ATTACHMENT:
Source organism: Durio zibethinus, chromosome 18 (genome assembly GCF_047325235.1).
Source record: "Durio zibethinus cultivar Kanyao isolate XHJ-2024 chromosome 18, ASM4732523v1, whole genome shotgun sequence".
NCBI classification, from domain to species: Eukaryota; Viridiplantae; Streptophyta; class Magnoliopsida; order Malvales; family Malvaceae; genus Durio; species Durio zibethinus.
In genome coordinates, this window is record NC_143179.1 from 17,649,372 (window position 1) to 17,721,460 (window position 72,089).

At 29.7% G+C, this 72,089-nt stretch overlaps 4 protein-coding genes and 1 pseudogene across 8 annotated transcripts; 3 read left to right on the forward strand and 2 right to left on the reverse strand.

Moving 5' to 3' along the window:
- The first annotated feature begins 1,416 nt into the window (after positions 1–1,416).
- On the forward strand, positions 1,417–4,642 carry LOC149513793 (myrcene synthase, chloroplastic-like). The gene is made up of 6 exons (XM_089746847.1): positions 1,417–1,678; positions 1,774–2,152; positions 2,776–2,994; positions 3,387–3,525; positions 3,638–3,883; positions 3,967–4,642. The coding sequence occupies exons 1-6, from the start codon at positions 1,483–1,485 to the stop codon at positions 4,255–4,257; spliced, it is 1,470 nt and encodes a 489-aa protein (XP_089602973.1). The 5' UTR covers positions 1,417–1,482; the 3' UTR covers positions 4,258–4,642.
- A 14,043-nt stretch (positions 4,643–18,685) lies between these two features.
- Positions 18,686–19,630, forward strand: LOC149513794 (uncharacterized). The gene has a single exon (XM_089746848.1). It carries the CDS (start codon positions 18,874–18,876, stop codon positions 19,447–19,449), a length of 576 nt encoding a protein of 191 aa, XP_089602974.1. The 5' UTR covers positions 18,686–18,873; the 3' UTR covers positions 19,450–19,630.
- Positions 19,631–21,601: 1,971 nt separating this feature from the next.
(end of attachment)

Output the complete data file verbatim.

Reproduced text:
Source organism: Durio zibethinus, chromosome 18 (genome assembly GCF_047325235.1).
Source record: "Durio zibethinus cultivar Kanyao isolate XHJ-2024 chromosome 18, ASM4732523v1, whole genome shotgun sequence".
NCBI classification, from domain to species: Eukaryota; Viridiplantae; Streptophyta; class Magnoliopsida; order Malvales; family Malvaceae; genus Durio; species Durio zibethinus.
In genome coordinates, this window is record NC_143179.1 from 17,649,372 (window position 1) to 17,721,460 (window position 72,089).

At 29.7% G+C, this 72,089-nt stretch overlaps 4 protein-coding genes and 1 pseudogene across 8 annotated transcripts; 3 read left to right on the forward strand and 2 right to left on the reverse strand.

Moving 5' to 3' along the window:
- The first annotated feature begins 1,416 nt into the window (after positions 1–1,416).
- On the forward strand, positions 1,417–4,642 carry LOC149513793 (myrcene synthase, chloroplastic-like). The gene is made up of 6 exons (XM_089746847.1): positions 1,417–1,678; positions 1,774–2,152; positions 2,776–2,994; positions 3,387–3,525; positions 3,638–3,883; positions 3,967–4,642. The coding sequence occupies exons 1-6, from the start codon at positions 1,483–1,485 to the stop codon at positions 4,255–4,257; spliced, it is 1,470 nt and encodes a 489-aa protein (XP_089602973.1). The 5' UTR covers positions 1,417–1,482; the 3' UTR covers positions 4,258–4,642.
- A 14,043-nt stretch (positions 4,643–18,685) lies between these two features.
- Positions 18,686–19,630, forward strand: LOC149513794 (uncharacterized). The gene has a single exon (XM_089746848.1). It carries the CDS (start codon positions 18,874–18,876, stop codon positions 19,447–19,449), a length of 576 nt encoding a protein of 191 aa, XP_089602974.1. The 5' UTR covers positions 18,686–18,873; the 3' UTR covers positions 19,450–19,630.
- Positions 19,631–21,601: 1,971 nt separating this feature from the next.